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  1. #1

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    What tool do you use to burn?

    Hey guys,

    I have a awesome image I'm trying to print and it given me fits in some of the more dence areas.. I was wondering what people use to burn? hand, hole punched out of cardboard..ect?

    ToddB

  2. #2
    dasBlute's Avatar
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    Usually hands are good enough, but for more precision, I use dark red construction paper. Sometimes, it's just a simple hole, when it's more complicated, I place a box on the easel, project the image, put the paper on top, and trace the outline of the burn area with a pen. The cutout is made/used about 6" above the paper meaning the burn edges will be soft but fairly accurate. The use red paper because it doesn't bounce so much light around and so I can see the image while burning [I don't need to peek underneath].

    -Tim

  3. #3

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    I have in the past used my hands mainly, for a straight line such as a horizon, I use a sheet of paper held between the lens and board, and for smaller shapes I use another piece of paper with the approximate shape of the object or area I am burning in marked out then cut out with a craft knife.

    If there is a horizon with a complicated line between the sky and the ground, I lower the head so that it is approx 8-9 inches above the board and draw an approximate outline of the the blurred image on a sheet of paper placed on the baseboard and then cut it out with the craft knife. It does not have to be that accurate. I then return the head to the original position, re focus and make the exposure for the lighter negative areas. When I am making the exposure with the shaped edge, I hold the paper mask approx 8-9 inches below the lens and this approximates the shape which I am trying to burn in.

    Simple but quite effective.

  4. #4

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    I am very similar to Tim - 90% of the time it is my hands, or a simple piece of paper with a hole cut in it. For some more complex things, I will take a piece of paper, draw the shape of the image to be burned, and cut that out of the paper - then hold that above the print during burning.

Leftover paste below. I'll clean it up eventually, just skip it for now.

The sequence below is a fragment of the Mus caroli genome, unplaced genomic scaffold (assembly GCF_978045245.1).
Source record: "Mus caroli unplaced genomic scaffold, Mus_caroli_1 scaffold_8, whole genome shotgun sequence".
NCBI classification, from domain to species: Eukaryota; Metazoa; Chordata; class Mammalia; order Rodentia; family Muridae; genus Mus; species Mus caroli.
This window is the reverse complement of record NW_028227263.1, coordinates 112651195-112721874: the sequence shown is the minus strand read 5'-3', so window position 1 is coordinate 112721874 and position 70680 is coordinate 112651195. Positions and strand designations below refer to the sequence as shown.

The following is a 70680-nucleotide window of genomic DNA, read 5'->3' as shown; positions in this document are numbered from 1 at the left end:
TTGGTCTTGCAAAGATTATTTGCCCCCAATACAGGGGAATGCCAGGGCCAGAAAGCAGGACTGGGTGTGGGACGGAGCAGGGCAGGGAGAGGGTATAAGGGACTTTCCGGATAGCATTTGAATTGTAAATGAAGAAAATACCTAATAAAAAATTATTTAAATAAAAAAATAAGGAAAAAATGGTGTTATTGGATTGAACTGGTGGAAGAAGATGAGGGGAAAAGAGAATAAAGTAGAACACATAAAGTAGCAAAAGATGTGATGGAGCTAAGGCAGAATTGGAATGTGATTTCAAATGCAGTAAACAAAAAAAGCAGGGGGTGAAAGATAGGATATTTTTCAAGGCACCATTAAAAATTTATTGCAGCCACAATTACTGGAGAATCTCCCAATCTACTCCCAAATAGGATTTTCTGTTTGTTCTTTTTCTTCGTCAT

The other thing that I do for dodging that may be helpful - especially when dodging something small like the eyes in a portrait is to take a piece of wire, and shape piece of plasticine on the end of it.

  5. #5

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    Thanks for the tips guys. I found a piece of black gator board lying in the shop here at work. Just cut a small square out in the center.

    ToddB

  6. #6
    Vaughn's Avatar
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    Two pieces of black board...one with a hole off-center. The second (hole-less) board is used if I need to get the holed-board down close to the paper and need to protect the rest of the paper form light.
    At least with LF landscape, a bad day of photography can still be a good day of exercise.

  7. #7

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    Cardboard sheets of various shapes and/or with various shapes/sizes of holes. I often hold two cards at the same time. One with the shapes or holes, and a second card to help refine shapes, use as a "shutter" for the first card etc. Whatever you need to get the job done, just make it.

    The carboards I use are white on one side and black on the other. White faces up to help see, black faces down to prevent reflection/flare.

  8. #8

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    I use a match to burn!

    Jeff

  9. #9
    Double Negative's Avatar
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    I usually cut a hole in a piece of cardboard (back of notepad, manila folder, etc.).

  10. #10
    MattKing's Avatar
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    For something really complex, a reduced size print with appropriately cut holes makes a useful burning tool.
    Matt

    “Photography is a complex and fluid medium, and its many factors are not applied in simple sequence. Rather, the process may be likened to the art of the juggler in keeping many balls in the air at one time!”

    Ansel Adams, from the introduction to The Negative - The New Ansel Adams Photography Series / Book 2

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